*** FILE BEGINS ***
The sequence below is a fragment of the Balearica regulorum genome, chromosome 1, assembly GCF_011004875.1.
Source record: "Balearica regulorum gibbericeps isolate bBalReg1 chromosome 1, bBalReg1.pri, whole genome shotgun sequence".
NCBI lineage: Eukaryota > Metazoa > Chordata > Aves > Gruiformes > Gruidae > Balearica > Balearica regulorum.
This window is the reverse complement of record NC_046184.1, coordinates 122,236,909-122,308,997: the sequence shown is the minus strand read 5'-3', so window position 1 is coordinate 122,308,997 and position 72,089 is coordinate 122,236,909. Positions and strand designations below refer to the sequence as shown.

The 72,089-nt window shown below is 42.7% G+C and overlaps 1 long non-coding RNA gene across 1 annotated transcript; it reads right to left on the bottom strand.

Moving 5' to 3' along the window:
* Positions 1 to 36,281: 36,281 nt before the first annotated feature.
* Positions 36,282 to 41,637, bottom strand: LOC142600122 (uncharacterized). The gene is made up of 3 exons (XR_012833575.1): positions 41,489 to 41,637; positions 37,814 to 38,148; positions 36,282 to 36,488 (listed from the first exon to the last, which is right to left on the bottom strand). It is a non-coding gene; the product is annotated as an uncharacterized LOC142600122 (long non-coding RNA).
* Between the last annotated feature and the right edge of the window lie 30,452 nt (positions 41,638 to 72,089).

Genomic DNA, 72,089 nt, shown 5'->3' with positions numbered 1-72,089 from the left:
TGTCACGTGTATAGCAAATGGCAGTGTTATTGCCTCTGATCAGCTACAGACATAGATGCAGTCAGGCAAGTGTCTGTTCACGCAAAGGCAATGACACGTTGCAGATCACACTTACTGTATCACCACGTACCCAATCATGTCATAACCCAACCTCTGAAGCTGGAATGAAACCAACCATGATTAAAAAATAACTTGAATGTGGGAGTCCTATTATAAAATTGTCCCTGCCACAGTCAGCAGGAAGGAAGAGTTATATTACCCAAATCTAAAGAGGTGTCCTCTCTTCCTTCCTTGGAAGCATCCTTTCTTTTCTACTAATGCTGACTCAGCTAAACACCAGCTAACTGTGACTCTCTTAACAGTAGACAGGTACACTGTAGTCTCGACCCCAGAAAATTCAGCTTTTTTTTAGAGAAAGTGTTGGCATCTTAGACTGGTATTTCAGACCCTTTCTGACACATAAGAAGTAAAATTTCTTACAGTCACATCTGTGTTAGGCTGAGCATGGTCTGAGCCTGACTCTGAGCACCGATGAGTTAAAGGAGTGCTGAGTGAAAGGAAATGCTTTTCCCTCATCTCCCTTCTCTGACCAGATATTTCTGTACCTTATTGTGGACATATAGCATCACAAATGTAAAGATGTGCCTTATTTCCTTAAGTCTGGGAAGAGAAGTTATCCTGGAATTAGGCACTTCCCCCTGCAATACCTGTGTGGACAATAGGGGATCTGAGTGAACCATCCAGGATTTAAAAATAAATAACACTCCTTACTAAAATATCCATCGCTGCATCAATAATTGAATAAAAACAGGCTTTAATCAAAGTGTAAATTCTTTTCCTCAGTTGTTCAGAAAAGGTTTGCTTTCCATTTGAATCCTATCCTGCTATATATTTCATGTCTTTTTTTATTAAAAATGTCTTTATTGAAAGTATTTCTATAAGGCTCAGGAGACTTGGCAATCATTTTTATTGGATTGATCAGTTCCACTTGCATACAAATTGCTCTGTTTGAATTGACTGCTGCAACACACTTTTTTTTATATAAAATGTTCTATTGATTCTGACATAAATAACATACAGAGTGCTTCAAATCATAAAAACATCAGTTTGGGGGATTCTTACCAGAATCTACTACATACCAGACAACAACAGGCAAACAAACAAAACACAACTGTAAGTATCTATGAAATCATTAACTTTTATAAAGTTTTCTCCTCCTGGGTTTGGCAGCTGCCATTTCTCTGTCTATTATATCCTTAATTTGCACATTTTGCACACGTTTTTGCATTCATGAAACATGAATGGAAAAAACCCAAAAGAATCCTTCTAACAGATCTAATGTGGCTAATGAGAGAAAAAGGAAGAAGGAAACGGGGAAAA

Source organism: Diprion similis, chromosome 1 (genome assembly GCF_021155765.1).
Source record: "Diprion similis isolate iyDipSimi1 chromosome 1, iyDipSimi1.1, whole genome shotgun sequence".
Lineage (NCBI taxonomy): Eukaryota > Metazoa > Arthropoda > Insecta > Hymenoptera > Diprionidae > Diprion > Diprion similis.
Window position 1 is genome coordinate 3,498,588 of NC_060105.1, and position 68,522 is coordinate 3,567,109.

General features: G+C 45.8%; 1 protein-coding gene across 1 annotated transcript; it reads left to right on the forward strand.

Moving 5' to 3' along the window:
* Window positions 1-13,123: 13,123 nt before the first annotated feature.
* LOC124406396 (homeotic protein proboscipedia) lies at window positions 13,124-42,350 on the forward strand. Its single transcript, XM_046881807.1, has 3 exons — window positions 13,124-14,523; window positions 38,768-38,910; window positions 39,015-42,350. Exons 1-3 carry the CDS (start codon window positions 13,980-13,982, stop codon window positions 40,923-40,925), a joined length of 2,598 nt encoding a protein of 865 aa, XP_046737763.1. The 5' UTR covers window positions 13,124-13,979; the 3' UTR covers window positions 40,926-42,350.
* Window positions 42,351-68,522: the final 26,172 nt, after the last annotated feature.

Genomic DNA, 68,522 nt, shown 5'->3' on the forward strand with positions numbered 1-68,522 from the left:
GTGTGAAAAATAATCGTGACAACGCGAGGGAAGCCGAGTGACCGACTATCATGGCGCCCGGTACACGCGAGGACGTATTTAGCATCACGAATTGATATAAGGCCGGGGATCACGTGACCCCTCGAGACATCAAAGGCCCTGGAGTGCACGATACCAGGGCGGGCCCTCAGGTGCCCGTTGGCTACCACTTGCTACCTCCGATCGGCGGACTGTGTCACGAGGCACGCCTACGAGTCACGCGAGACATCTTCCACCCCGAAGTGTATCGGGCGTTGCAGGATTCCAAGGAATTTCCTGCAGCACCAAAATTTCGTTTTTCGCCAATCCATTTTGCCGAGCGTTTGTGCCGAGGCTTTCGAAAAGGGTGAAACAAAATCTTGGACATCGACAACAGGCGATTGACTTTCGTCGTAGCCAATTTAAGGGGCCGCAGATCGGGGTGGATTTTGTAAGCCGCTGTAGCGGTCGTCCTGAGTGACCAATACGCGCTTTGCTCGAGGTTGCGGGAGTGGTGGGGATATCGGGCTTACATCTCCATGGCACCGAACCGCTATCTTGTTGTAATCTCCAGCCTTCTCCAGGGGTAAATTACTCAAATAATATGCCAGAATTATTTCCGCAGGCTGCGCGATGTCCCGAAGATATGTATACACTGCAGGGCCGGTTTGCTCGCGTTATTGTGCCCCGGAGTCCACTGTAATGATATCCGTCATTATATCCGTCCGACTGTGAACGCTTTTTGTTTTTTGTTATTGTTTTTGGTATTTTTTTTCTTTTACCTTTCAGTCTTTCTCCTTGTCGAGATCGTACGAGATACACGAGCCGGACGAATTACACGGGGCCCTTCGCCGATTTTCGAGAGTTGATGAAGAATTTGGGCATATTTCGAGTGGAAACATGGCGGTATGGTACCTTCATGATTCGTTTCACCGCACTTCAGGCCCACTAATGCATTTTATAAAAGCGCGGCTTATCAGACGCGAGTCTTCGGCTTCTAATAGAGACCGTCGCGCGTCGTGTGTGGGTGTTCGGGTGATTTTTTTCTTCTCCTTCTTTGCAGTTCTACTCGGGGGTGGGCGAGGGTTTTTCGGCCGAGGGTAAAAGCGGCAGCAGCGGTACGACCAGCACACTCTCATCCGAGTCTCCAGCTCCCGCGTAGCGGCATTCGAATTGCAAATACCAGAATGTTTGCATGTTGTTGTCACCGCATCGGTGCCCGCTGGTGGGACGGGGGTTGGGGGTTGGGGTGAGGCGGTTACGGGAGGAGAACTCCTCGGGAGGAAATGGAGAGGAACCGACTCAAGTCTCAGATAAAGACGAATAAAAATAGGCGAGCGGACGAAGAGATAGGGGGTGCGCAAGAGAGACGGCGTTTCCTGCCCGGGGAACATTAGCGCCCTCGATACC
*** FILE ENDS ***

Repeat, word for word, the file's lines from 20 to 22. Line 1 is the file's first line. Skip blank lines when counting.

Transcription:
* Window positions 42,351-68,522: the final 26,172 nt, after the last annotated feature.

Genomic DNA, 68,522 nt, shown 5'->3' on the forward strand with positions numbered 1-68,522 from the left:
GTGTGAAAAATAATCGTGACAACGCGAGGGAAGCCGAGTGACCGACTATCATGGCGCCCGGTACACGCGAGGACGTATTTAGCATCACGAATTGATATAAGGCCGGGGATCACGTGACCCCTCGAGACATCAAAGGCCCTGGAGTGCACGATACCAGGGCGGGCCCTCAGGTGCCCGTTGGCTACCACTTGCTACCTCCGATCGGCGGACTGTGTCACGAGGCACGCCTACGAGTCACGCGAGACATCTTCCACCCCGAAGTGTATCGGGCGTTGCAGGATTCCAAGGAATTTCCTGCAGCACCAAAATTTCGTTTTTCGCCAATCCATTTTGCCGAGCGTTTGTGCCGAGGCTTTCGAAAAGGGTGAAACAAAATCTTGGACATCGACAACAGGCGATTGACTTTCGTCGTAGCCAATTTAAGGGGCCGCAGATCGGGGTGGATTTTGTAAGCCGCTGTAGCGGTCGTCCTGAGTGACCAATACGCGCTTTGCTCGAGGTTGCGGGAGTGGTGGGGATATCGGGCTTACATCTCCATGGCACCGAACCGCTATCTTGTTGTAATCTCCAGCCTTCTCCAGGGGTAAATTACTCAAATAATATGCCAGAATTATTTCCGCAGGCTGCGCGATGTCCCGAAGATATGTATACACTGCAGGGCCGGTTTGCTCGCGTTATTGTGCCCCGGAGTCCACTGTAATGATATCCGTCATTATATCCGTCCGACTGTGAACGCTTTTTGTTTTTTGTTATTGTTTTTGGTATTTTTTTTCTTTTACCTTTCAGTCTTTCTCCTTGTCGAGATCGTACGAGATACACGAGCCGGACGAATTACACGGGGCCCTTCGCCGATTTTCGAGAGTTGATGAAGAATTTGGGCATATTTCGAGTGGAAACATGGCGGTATGGTACCTTCATGATTCGTTTCACCGCACTTCAGGCCCACTAATGCATTTTATAAAAGCGCGGCTTATCAGACGCGAGTCTTCGGCTTCTAATAGAGACCGTCGCGCGTCGTGTGTGGGTGTTCGGGTGATTTTTTTCTTCTCCTTCTTTGCAGTTCTACTCGGGGGTGGGCGAGGGTTTTTCGGCCGAGGGTAAAAGCGGCAGCAGCGGTACGACCAGCACACTCTCATCCGAGTCTCCAGCTCCCGCGTAGCGGCATTCGAATTGCAAATACCAGAATGTTTGCATGTTGTTGTCACCGCATCGGTGCCCGCTGGTGGGACGGGGGTTGGGGGTTGGGGTGAGGCGGTTACGGGAGGAGAACTCCTCGGGAGGAAATGGAGAGGAACCGACTCAAGTCTCAGATAAAGACGAATAAAAATAGGCGAGCGGACGAAGAGATAGGGGGTGCGCAAGAGAGACGGCGTTTCCTGCCCGGGGAACATTAGCGCCCTCGATACC